There’s no better way to develop leadership skills than to practice, practice, practice. That is exactly what Emmy Treadway, a student at Timberland High School, did while recently attending the Missouri Chamber of Commerce and Industry’s Leadership in Practice program.
Emmy joined more than 120 high school students who were selected as future leaders from schools across the state. Held on June 25 to 28 on the Westminster campus in Fulton, Mo., Leadership in Practice is designed to provide young Missourians with the opportunity to learn what it takes to be an effective leader in their schools and communities.
All participants were students between their freshman and sophomore years in high school. With help from Missouri business leaders, civic leaders and educators, the students learned firsthand about how to successfully work together as a team and individually as a leader.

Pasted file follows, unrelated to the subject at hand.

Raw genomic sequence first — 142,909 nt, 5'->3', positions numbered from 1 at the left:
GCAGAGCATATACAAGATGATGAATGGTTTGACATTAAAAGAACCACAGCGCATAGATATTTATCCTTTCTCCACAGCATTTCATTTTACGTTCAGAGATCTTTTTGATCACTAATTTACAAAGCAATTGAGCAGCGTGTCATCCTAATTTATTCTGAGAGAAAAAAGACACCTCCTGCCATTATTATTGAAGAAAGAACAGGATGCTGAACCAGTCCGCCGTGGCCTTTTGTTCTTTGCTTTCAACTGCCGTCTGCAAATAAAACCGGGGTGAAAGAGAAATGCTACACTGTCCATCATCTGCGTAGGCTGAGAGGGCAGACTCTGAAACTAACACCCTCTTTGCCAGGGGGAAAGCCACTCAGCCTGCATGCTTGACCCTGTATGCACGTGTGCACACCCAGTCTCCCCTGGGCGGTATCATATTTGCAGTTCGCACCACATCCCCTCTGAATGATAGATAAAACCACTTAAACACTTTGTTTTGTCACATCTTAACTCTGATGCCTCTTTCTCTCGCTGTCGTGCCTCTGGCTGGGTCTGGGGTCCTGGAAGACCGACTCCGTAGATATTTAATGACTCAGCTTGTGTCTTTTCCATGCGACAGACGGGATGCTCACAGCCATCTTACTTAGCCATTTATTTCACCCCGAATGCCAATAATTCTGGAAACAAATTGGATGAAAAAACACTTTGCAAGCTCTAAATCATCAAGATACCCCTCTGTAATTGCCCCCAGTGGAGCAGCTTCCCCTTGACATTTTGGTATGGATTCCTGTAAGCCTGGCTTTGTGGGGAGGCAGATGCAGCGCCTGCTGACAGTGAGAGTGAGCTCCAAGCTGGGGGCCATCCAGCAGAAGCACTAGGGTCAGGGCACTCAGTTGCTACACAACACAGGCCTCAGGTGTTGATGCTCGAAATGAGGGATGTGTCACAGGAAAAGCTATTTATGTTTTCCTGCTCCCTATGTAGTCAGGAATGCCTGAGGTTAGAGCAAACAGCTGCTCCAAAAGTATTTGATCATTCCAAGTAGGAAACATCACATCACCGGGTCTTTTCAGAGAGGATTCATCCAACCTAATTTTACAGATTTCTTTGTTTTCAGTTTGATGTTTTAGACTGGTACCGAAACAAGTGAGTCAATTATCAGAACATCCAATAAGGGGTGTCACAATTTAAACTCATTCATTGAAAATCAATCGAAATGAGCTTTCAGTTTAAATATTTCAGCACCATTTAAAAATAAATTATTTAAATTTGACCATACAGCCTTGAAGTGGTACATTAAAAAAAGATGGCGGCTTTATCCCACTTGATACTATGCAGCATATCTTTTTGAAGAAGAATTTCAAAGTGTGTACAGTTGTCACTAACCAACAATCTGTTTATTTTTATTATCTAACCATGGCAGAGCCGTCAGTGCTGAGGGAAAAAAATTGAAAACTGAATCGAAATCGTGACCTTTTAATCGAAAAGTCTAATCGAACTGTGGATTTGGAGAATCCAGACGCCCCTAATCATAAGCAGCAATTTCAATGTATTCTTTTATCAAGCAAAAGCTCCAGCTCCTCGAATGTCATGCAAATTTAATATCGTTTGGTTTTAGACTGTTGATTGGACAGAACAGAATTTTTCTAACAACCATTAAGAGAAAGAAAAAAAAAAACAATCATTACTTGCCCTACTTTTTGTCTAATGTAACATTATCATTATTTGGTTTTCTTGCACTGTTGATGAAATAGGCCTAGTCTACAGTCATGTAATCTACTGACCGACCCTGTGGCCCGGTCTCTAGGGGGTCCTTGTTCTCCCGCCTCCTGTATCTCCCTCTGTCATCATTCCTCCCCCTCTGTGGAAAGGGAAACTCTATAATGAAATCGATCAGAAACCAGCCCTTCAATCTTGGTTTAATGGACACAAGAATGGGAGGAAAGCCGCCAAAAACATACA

“They were immersed in leadership activities that simulated real-life situations,” said Dan Mehan, Missouri Chamber President and CEO. “Working in diverse, collaborative groups, these student leaders gain key insights into how to effectively lead in challenging situations.”
Working in small groups, the students developed business plans for a new product or service during the Entrepreneurship Challenge. During a Model UN simulation, students engaged in debate on nuclear weapons. Participants were also encouraged to set goals to further develop their leadership skills and were challenged to go back to their schools and communities to play more active roles leading their peers.
The Missouri Chamber of Commerce and Industry applauds the efforts of these future leaders and the potential that they bring to our state. Leadership in Practice is part of a youth leadership educational program that was created by the Missouri Chamber of Commerce in 1962. It is funded through scholarships provided by state businesses and civic organizations. This year’s program was co-hosted by the Jenny and Warren Erdman Foundation, the KC Southern Foundation, and sponsored by Edward Jones Investments and The Doe Run Company.